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Was Goldilocks Autistic? 7 Reasons Why I Say Yes.

Updated: Jan 16, 2023


Was Goldilocks a naughty girl or just misunderstood? Goldilocks was very fussy! She wandered off, her parents didn't know where she was, she had no personal boundaries for other people's stuff, ate their food, broke things that were special to other people and would only eat food at a particular temperature, sit on a chair that felt 'just right' and slept in a bed that felt 'just right'. Was she autistic? Here's why I would say yes.

1. She wandered off without her parents

One of the most distressing things about some kids with autism (ASD) is that they escape and run away without their parent's knowledge. This is one of the most dangerous behaviours for children with ASD. They are at great risk. Parents lock everything, they still escape, so parents may take shifts, if they're still together, and someone will be awake all night, to keep them safe.

2. She was playing alone

Maybe she was looking for somewhere quiet to be alone.

3. She had no social boundaries

Goldilocks had no sense of social boundaries. She was in someone else's house, eating their food, sitting in their chairs and sleeping in their beds. Worse still, she had no sense of danger. She was in the house of 3 bears!!!!

4. She did not recognise risky or dangerous situations

Not having intuition about danger can be a risk factor for children and adults with ASD. They do not always notice the social cues that indicate danger may be present. So many women I have shared assessments with have told me of being assaulted, raped or robbed because they were naïve to the dangerous situations they were in.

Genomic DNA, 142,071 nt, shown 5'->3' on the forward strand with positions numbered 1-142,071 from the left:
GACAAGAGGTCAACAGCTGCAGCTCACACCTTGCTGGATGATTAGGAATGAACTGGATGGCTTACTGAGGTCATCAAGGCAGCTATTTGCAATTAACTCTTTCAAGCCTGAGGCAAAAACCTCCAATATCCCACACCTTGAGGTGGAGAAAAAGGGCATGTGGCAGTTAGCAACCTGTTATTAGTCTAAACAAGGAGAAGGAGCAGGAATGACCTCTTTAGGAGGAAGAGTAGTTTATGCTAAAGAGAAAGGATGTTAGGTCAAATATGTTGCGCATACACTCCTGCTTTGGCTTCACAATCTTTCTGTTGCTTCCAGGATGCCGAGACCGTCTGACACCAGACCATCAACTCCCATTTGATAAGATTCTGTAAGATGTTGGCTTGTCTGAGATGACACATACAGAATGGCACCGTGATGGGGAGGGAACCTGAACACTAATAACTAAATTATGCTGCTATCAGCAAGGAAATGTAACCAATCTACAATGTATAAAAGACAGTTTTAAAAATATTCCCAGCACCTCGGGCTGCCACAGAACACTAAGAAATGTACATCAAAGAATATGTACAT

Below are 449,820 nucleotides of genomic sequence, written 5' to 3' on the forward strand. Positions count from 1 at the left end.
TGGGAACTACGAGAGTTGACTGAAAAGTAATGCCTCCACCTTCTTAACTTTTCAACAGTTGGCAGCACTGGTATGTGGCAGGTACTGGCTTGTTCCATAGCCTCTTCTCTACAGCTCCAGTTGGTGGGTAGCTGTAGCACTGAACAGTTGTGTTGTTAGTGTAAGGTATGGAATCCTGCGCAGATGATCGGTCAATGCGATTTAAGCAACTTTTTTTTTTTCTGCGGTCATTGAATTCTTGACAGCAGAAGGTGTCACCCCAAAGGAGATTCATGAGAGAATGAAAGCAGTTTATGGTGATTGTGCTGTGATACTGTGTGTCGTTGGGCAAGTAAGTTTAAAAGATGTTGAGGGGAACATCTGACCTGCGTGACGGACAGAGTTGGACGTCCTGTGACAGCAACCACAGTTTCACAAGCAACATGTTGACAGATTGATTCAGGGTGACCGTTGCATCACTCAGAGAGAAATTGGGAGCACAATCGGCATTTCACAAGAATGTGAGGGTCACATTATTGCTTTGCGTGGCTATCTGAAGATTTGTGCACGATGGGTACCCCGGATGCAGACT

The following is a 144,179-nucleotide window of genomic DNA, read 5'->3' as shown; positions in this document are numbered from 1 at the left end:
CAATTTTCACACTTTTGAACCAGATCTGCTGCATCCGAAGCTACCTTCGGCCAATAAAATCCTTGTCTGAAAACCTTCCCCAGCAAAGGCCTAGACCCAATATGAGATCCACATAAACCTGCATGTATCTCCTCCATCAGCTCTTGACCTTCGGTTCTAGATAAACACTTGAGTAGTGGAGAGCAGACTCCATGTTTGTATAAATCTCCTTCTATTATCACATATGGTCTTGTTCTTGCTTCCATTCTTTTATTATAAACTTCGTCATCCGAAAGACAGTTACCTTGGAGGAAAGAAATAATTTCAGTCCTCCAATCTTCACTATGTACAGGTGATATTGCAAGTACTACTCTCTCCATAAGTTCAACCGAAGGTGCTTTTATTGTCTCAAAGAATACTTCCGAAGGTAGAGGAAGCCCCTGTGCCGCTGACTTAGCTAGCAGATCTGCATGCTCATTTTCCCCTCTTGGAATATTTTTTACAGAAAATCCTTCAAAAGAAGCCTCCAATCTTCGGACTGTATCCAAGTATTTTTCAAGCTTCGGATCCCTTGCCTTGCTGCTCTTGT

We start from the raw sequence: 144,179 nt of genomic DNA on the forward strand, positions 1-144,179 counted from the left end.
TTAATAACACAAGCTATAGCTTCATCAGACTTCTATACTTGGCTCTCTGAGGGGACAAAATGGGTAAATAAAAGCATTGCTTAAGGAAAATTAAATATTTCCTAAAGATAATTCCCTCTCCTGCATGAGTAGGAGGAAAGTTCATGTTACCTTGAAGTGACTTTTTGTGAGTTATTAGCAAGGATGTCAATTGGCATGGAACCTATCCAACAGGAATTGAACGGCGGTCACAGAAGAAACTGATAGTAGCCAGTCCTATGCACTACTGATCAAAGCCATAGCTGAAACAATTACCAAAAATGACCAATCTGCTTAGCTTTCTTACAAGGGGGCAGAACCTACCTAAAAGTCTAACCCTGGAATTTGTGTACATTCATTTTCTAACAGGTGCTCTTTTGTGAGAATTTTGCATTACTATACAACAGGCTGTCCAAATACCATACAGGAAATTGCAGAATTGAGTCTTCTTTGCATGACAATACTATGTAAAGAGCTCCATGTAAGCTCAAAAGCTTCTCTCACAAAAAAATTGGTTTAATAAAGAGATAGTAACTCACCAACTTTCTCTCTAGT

5. She had very specific sensory needs for her food

Did Goldilocks have ARFID? Avoidant/restrictive food intake disorder (ARFID) is defined by the DSM-5 as an eating or feeding disorder characterised by a persistent and disturbed pattern of feeding or eating that leads to a failure to meet nutritional/energy needs. Often autistic people have very specific reactions to food. It might be the smell, appearance, texture, temperature or any other thing about the food that impacts on their sensory sensitivities. Goldilocks had to get the porridge that was 'just right' or she couldn't eat it. If she only ate porridge a certain way, we would guess she did have restricted eating.

6. She had very specific sensory needs for where she sat and how she slept

Goldilocks was very sensory sensitive! She only wanted to sit a certain chair that felt 'just right' and sleep in a bed that felt 'just right'. I imagine baby bear's chair and bed were lovely and soft. Folklore has labelled her as 'fussy' in a negative way. Being fussy has been a label used to shame autistic people. But what if they had particular sensory needs that were going unmet like Goldilocks? I say need deliberately. Goldilocks could not compromise, and neither can people with sensory sensitivities. It is not always their choice to need things a certain way. It may be a compulsion that is unstoppable - much to everyone else's annoyance often.

7. Others were not happy with her

When the bears came home they were all angry with her. She had intruded into their private space, eaten their food, broken stuff and fallen asleep and got caught! Have you ever been anywhere that by the time you left, the other kids were crying and the parents were mad? I know I have.

I do a lot of autism and ADHD assessments, many with women and girls. When they describe aspects of growing up, there is often shame about having been labelled 'fussy', 'precise', 'picky' or rigid as a few examples. The family will remember how they could not compromise, made them late for events or took for ever to cut a cake or pour a drink to make sure every serve was exactly the same. There may be eyerolling from friends, family and strangers, showing contempt and ignorance. It can be very painful being misunderstood and judged.

Goldilocks was not a naughty, fussy girl. Instead, she may have been a sensory sensitive autistic girl who was misunderstood, labelled wrongly, chastised and made out to be a villain. This can happen to autistic children and adults too. I encourage you not to settle and accept negative words spoken over you or to you. It's OK to be a Goldilocks. Let go of the shame and embrace your inner Goldilocks with confidence.

Feel free to get in touch for an ASD and/or ADHD or sensory assessment. You can find out more about assessments here.


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